The Hart Trophy. It’s been taken home by every notable Pittsburgh Penguin forward since the 1980s. Lemieux, Jagr, Crosby, and Malkin; each one has taken it home. And in 2018, it’s time to add another.
Through the unofficial midpoint of the season (the bye week) Kessel has 47 points. This seems paltry when compared to the 60 points put up by Nikita Kucherov of the Lightning, sure, but…
Kucherov’s Lightning has 10 players with 20 or more points and six with double-digits in goals. Kessel’s Penguins have six players with more than 20 points and six (slightly different) players with more than 10 goals. So Kessel, who is the first player not named Malkin or Crosby since the first lockout to pace the Penguins, and his goals are, arguably, more important.
Furthermore, the Hart is an award for being the team’s most valuable player, not the highest scoring one. Yes, overall the award goes to players who score more (see: Crosby, Sidney) but there are instances where it does not. Carey Price notably won the award in 2015 following a stellar campaign throughout the 2014-2015 season.
So what exactly has Phil done to earn it? Well, let’s take a look:
Phil’s got 18 goals so far this year, putting him on pace for another 30+ goal season, the sixth of his career. He’s just two away from securing his 10th straight 20+ goal season. Names who have achieved a similar accomplishment? Ovechkin’s got 20+ goals in every season since he entered the league (that’s 13 if you’re counting at home). Meanwhile, his teammates Crosby and Malkin have 10 and nine 20 goal seasons respectively.
But we’re talking about this year so I won’t digress too much. This year his 18 goals are split pretty nicely with seven coming on the Penguins frankly terrifying man-advantage and 11 coming at even strength. Considering this team scored two even-strength goals over a 10-day stretch at the end of December…this kind of consistent even-strength offense is key. Without his goals? This team would have been in even worse shape early on.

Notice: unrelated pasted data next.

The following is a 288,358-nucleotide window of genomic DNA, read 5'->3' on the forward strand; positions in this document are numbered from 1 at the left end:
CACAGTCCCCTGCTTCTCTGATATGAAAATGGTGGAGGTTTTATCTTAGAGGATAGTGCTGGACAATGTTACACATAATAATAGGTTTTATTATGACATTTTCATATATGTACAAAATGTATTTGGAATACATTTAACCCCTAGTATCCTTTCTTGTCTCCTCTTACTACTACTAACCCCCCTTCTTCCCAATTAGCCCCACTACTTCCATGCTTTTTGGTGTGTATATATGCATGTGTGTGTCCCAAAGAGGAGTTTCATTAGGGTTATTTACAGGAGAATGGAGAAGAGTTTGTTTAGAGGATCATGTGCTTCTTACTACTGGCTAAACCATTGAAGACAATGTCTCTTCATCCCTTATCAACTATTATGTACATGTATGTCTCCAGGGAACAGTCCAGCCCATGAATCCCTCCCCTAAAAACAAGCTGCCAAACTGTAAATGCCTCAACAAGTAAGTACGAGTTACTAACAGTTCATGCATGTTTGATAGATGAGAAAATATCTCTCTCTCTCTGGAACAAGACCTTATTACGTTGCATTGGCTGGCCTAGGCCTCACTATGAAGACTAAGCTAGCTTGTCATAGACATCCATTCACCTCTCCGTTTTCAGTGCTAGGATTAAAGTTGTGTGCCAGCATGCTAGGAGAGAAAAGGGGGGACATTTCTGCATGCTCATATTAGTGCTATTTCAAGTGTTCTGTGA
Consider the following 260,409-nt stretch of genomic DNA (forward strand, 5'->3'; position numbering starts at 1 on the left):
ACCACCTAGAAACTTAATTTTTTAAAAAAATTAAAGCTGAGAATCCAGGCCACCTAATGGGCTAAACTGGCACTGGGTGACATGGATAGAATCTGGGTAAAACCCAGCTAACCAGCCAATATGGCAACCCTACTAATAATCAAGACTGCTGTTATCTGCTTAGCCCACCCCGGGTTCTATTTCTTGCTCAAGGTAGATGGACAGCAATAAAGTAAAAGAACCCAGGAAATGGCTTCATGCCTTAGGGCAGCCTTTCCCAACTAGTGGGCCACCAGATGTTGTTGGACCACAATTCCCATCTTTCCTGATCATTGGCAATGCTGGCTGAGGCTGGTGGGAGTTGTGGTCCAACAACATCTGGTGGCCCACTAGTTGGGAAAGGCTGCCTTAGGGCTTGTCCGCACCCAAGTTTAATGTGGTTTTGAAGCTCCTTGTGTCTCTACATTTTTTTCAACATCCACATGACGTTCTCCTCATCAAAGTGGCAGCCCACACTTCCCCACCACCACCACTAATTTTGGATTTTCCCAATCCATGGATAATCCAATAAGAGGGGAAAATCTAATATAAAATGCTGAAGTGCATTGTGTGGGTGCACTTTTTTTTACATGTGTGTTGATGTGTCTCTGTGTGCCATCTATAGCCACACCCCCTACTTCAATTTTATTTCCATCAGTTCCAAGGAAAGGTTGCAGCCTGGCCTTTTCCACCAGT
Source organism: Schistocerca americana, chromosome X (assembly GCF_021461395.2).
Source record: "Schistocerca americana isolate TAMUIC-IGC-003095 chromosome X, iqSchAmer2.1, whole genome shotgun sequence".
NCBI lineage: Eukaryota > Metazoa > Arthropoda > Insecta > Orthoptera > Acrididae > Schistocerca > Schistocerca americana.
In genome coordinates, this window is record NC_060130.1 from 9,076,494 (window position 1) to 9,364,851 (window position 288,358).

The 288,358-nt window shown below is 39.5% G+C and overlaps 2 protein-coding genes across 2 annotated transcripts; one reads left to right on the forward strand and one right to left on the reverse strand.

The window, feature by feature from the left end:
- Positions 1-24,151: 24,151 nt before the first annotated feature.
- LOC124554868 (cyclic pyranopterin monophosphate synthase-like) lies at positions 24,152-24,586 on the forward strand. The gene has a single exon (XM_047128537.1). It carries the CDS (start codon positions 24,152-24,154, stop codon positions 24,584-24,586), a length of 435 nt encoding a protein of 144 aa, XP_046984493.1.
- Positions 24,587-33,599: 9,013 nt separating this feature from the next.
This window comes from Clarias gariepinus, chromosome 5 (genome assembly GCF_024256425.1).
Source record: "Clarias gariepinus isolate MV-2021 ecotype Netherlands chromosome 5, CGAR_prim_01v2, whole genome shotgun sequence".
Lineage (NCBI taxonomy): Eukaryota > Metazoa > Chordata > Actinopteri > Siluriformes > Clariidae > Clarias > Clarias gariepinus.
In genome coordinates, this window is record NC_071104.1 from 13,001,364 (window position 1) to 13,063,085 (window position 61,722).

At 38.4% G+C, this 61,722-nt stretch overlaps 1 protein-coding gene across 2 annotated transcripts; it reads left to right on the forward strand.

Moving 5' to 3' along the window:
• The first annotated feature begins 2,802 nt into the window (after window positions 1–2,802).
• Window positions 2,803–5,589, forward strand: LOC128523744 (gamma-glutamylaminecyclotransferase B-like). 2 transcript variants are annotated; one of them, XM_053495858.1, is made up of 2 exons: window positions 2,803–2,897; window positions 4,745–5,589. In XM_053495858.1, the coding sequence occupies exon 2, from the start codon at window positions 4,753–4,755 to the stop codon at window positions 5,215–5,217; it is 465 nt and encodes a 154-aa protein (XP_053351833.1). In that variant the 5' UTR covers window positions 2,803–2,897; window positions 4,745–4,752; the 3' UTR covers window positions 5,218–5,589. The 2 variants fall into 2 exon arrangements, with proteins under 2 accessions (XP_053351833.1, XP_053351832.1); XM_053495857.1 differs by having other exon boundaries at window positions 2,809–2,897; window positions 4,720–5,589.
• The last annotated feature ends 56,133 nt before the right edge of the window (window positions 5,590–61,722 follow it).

Then you look at his assists. Setting up goals isn’t something anyone ever talked about with Phil Kessel…but maybe they should be. His 29 assists pace the team (okay, it’s only one more than Sidney Crosby’s 28 but still). Furthermore, last season he set a career high in assists with 47. This year? He’s on pace to crush that with more than 50. And on the power play? He’s got 20 power play assists 14 of which are first assists.
His all situations shooting percentage is 11.47 which is a bit higher than it’s been since he joined the Penguins. Thing is, his 5 on 5 shooting percentage is the worst it’s been since he’s arrived. The number is being pulled up by his power play shooting percentage. But, his shooting percentage on the man advantage is actually on par with where it was last year and while it sits at 14.5 right now his career numbers usually end up someplace between 11 and 19. Additionally, his shooting percentage since joining the Penguins is down from his final three seasons in Toronto where he rocked around 12% so the 11.47? Could actually be more normal.
What He Means to the Penguins
This is the key to the Hart Trophy. The award goes to the player who..no pun intended..is the heart of their squad. And it’s pretty clear that Phil is a quiet leader in that locker room. He was visited this summer by his head coach and given the orders to give more and he’s delivered making himself an invaluable piece of this team. Additionally, Phil is a warrior. His ironman streak is older than a few of his teammate’s careers. He hasn’t missed a game since the first season when Crosby and Malkin’s Penguins were the reigning Cup Champions. He plays through anything and with anyone. He will fight like cats and dogs with Malkin but that’s how they’re most successful and he’s helped energize his teammates with that blistering shot. It doesn’t matter what the circumstances have been like this year, he’s been there. And that says a lot because he used to get a lot of crap for taking shifts off.
So, what do his fancy stats look like? Well, he’s got an impressive 59 corsi-for% in all situations. But let’s look at a stat we know the Penguins like… His scoring chances for. He’s rocking a 60.55% here which is the second highest of his entire career only to his first season in Pittsburgh where the numbers are buoyed a bit by the HBK run. Sure he starts the majority of his shifts in the offensive zone but when he’s that much of a threat… doesn’t it make sense to put him someplace he’s going to succeed?
Look, I get it, a lot of people are going to tell you Kucherov should win the Hart by a country mile this year. But I don’t think those people really understand what MVP means. It means the most valuable player on that team. Just look at McDavid last year, Price in 2015 and Malkin in 2012. Sure, if the Lightning didn’t have Kucherov they’d miss him but they have a lot of other incredible players who have been just as important to this run they’re on. The way the first part of this year went? If the Penguins hadn’t had Phil? There is a very good chance they would be mathematically eliminated from the playoffs already.
Read the original article at The Pensblog: Phil Kessel’s Case for the Hart Trophy